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  • Writer's picturePatrick Dylan

And the Award Goes to...

Updated: Apr 3, 2023

Safe, Wanted, and Loved was named a finalist for an Audie Award, a competition people liken to the Oscars for audiobooks. What a wonderful honor!



It's up against memoirs by Molly Shannon, Billy Porter, and Delia Ephron, all of whom perform their own narration. Oh, and a memoir about Paul Newman narrated by people like Jeff Daniels and Newman's own family members. All of these titles are “Editor’s Picks” on Amazon with over 1500 ratings each! The odds of actually winning are pretty low, but just being nominated is a huge victory.


For those who don’t know, awards such as these are more like marketing strategies than competitions. I mean, you still need to be selected above other entrants, but you have to pay an entrance fee. It makes sense, as these organizations must expend money to sponsor their events. They have judges and trophies and their own marketing costs. But it’s not like you receive a surprise notification out of the blue. And if no one pays the entrance fee, your audiobook won’t even be considered.


Most of the books submitted to the Audies are sponsored by the big publishing houses. These companies go through their titles and select those they believe have the highest chance of success. It works the same for other awards shows, too. Remember when “We Don’t Talk About Bruno” failed to win an Oscar? That’s because the deadline to submit came before the song became a hit, and Disney entered a different song from Encanto for consideration. Too bad; I think Lin Manuel-Miranda deserved EGOT status, and “Bruno” probably would have gotten him there.


Like so many things in life, winning an Audie is only possible if you have sufficient resources. It’s not a fortune to enter, but it does cost a couple of hundred bucks. For Indie authors who don’t have a large company footing the bill, the decision to participate isn’t easy. But very few paths exist for us to market our novels. Winning awards provides credibility and exposure, and it might even get your title mentioned in an article. Without these, convincing anyone to invest time with your story borders on the impossible.



My wife and I published our story with the hope that it might contribute to ending the stigma that surrounds psychosis. Perhaps people who had never experienced serious mental illness could learn about it through us. If so, we might convince them that conditions of the brain should be treated with the same compassion as diseases elsewhere in the body. But if no one ever picked up the book, we’d be hard pressed to achieve that goal.


That’s why we decided to produce an audio version—to reach more people. When we persuaded the über-talented Raúl Esparza to become our narrator it was like winning the lottery. I’m proud of the book, but what caught the attention of the Audie judges was undoubtedly Raúl’s ability to bring the story to life. I’ve read the printed copy a million times, but it’s truly remarkable when I listen to the audiobook. Raúl has the amazing ability to transport me right back to those challenging times.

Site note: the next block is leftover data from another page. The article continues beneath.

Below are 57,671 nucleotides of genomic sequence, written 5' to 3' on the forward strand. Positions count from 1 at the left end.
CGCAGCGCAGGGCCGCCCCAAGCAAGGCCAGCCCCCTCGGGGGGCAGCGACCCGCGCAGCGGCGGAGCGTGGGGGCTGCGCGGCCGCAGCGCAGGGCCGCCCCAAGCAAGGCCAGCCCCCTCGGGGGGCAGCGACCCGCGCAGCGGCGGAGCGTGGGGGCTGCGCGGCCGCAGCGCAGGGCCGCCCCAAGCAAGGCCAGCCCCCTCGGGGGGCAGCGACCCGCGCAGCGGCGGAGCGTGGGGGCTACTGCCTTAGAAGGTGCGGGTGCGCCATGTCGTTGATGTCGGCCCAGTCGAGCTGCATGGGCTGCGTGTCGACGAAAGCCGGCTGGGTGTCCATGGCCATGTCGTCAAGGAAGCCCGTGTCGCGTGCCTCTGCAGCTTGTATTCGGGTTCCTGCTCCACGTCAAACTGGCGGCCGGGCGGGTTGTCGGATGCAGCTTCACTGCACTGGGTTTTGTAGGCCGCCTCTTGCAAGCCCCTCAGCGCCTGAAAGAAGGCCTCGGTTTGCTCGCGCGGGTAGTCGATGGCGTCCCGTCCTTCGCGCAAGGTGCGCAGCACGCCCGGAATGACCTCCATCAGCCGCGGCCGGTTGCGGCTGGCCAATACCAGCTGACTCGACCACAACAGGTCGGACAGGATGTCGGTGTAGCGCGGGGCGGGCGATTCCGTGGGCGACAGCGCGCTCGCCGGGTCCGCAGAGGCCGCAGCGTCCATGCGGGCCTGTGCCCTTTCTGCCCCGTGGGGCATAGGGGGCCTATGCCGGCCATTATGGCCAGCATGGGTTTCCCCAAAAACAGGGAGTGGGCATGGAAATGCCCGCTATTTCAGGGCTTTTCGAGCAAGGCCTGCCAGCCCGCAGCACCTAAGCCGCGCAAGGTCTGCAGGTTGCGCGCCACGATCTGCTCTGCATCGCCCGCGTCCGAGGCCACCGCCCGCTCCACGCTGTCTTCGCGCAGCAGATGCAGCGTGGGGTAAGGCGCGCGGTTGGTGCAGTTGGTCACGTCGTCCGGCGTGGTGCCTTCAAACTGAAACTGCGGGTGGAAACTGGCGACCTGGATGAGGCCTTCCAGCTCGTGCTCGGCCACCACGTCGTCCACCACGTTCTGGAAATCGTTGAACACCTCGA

However, this makes the audiobook a heartbreaking rollercoaster of an experience. In a way, that was the intention—loving someone who is suffering from serious mental illness brings with it an incredible amount of emotional upheaval. But the heavy subject matter means it may not be first on someone’s download list. And that’s why paying the entrance fee for the Audies was an easy decision. We were hopeful that the judges would recognize the brilliance of Raúl’s narration, too, and help us reach people who otherwise might hesitate to give the audiobook a try. Listening to a difficult story is one thing; hearing a brilliant performance is something entirely different.



And it worked! But then again, it shouldn't have been a surprise. As I stated when I announced the audiobook last fall, Raúl surpassed even our highest expectations. He captures the story perfectly--expressing the emotions, crafting the scenes, and giving voice to the many characters involved.


Sure, a big gala is planned where the winners will be named, and they’ll garner the most media attention. The big publishing houses will use their accolades to sell more copies and cover advances. But we’ve already won. Our self-published memoir is being ranked alongside celebrity books supported by huge companies with sizable marketing budgets. The fact that we’re even in the conversation is simply astounding.


Thank you, Raúl, for you time and talent. For those still unaware of this actor’s prodigious skill, here’s what New York Magazine had to say about him years ago:


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